That new reality could usher back a pricing race to the bottom that shifted the landscape — and benefited customers’ balance sheets — in 2014 when Google sought to make its own cloud splash. Then, Google’s price cuts topped 85% for some services, forcing AWS and Microsoft to institute their own discounts. Now, it appears at least Amazon is doing so again. Amazon won’t publicly say what determines price reductions and says it has instituted more than 80 since 2006. But the company’s move to discount five of its AWS products in the past month is still eye opening; for data egress, Amazon cut prices to customers located in South America by 40%. “AWS has a long track record of passing operational efficiencies on to our customers in the form of lower prices,” an AWS spokesperson said in a statement.
At Oracle, cloud executive Clay Magouyrk says the company hasn’t reduced its own cloud prices since their launch in 2016. But Oracle’s clearly gunning for Amazon, and taking every opportunity to say so. “AWS is the trendsetter,” says Magouyrk, who left AWS in 2014 for Oracle. “What we’re showing is how we compare to them.”
There’s no love lost between the two West Coast tech giants. In 2017, Oracle’s then-CEO Mark Hurd proclaimed that AWS’ cloud infrastructure was “old” and that Oracle’s cloud was gaining market share. In response, AWS CEO Andy Jassy took aim at Oracle’s high prices and long-term lock-in contracts and said its “customers are sick of it” at an AWS conference in San Francisco later that year. Oracle founder Larry Ellison has also touted that his cloud division is faster and cheaper than AWS. More recently, Ellison, a confidant of President Donald Trump, offered Oracle’s services to Trump’s administration for its coronavirus response; Amazon founder and CEO Jeff Bezos is a popular target for Trump’s Twitter ire.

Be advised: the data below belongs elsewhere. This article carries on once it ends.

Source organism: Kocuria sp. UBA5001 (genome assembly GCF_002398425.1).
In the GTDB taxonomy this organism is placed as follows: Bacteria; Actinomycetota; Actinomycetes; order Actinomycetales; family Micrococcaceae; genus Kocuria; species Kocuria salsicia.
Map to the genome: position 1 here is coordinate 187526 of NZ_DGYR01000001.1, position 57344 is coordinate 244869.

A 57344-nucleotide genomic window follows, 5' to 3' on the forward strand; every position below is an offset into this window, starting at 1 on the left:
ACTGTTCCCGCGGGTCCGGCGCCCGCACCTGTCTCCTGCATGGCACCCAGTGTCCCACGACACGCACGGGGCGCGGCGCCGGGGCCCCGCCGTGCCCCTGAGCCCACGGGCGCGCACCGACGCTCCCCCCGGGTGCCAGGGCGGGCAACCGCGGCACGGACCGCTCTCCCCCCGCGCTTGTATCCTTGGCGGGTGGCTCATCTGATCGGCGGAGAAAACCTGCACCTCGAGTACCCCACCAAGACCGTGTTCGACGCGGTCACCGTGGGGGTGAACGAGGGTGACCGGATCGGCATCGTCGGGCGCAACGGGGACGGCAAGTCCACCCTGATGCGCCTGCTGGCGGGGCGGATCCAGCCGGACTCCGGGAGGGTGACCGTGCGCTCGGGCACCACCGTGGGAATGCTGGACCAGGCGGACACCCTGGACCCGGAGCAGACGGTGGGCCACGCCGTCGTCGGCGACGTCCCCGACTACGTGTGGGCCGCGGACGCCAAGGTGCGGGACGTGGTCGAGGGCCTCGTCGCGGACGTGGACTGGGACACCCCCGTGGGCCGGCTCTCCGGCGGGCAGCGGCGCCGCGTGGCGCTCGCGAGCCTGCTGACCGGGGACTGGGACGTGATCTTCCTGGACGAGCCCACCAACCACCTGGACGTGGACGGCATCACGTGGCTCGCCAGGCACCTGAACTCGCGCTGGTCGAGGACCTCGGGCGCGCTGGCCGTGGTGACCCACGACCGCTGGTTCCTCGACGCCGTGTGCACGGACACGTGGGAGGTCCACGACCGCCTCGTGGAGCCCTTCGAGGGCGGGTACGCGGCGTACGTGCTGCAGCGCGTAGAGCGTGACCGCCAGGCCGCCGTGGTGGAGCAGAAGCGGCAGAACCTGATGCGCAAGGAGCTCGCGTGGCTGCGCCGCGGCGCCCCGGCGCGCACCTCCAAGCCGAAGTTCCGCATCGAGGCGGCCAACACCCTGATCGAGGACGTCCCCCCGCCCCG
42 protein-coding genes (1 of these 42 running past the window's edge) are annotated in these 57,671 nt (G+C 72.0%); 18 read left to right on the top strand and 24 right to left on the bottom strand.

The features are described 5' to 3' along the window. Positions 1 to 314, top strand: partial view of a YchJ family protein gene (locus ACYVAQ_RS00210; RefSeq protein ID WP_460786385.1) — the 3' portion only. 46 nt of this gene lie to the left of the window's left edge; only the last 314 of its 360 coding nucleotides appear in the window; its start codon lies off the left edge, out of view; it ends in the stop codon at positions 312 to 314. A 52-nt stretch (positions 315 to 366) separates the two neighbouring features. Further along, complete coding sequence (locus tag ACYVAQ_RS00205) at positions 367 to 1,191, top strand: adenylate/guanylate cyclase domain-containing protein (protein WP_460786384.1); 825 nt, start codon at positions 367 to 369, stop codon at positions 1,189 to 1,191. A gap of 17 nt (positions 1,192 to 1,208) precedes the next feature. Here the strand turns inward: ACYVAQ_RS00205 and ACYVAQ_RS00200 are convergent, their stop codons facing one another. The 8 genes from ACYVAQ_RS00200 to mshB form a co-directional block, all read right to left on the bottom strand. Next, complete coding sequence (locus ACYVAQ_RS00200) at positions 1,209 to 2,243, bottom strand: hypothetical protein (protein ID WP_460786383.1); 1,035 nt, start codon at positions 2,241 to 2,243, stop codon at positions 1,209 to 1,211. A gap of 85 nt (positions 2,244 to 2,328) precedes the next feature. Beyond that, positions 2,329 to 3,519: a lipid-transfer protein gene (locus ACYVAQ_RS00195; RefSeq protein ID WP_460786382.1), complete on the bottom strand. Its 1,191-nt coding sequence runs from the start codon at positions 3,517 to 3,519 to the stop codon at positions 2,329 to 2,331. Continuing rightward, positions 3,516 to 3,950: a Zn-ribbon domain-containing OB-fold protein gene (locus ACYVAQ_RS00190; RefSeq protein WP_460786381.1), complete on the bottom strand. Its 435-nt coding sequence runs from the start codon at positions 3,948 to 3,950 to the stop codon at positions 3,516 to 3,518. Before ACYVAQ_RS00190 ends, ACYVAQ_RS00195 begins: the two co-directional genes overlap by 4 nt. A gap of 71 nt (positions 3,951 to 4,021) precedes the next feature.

Oracle was recently revealed to have been behind a joint bid with Microsoft to win a $10 billion cloud computing contract with the Pentagon in competition with Amazon, dropping the alliance only after the Department of Defense indicated it would offer the contract to just one provider. Microsoft was awarded the plum “JEDI” contract; Amazon is contesting the decision.
Oracle, which is expected to announce earnings next month, does not disclose revenue from its cloud business. But with company-wide revenues in its last fiscal year of not much more than AWS’ $35 billion-in-sales 2019, Oracle has a long way to go to prove more than a nuisance to Amazon’s cloud leadership. “AWS is going to say, oh this is cute,” says Gartner analyst Ted Chamberlin. “To them I think this is an incredibly minor annoyance.”
But Oracle’s bluster and price forays have not gone unnoticed. In his speech at Amazon’s cloud summit held last week Jassy may have been looking to parry Oracle’s Zoom announcement when he publicly discussed AWS’ own business with the videoconferencing leader for the first time: “The vast majority of Zoom’s cloud infrastructure runs on AWS,” he told the virtually-assembled crowd, “and will for the foreseeable future.”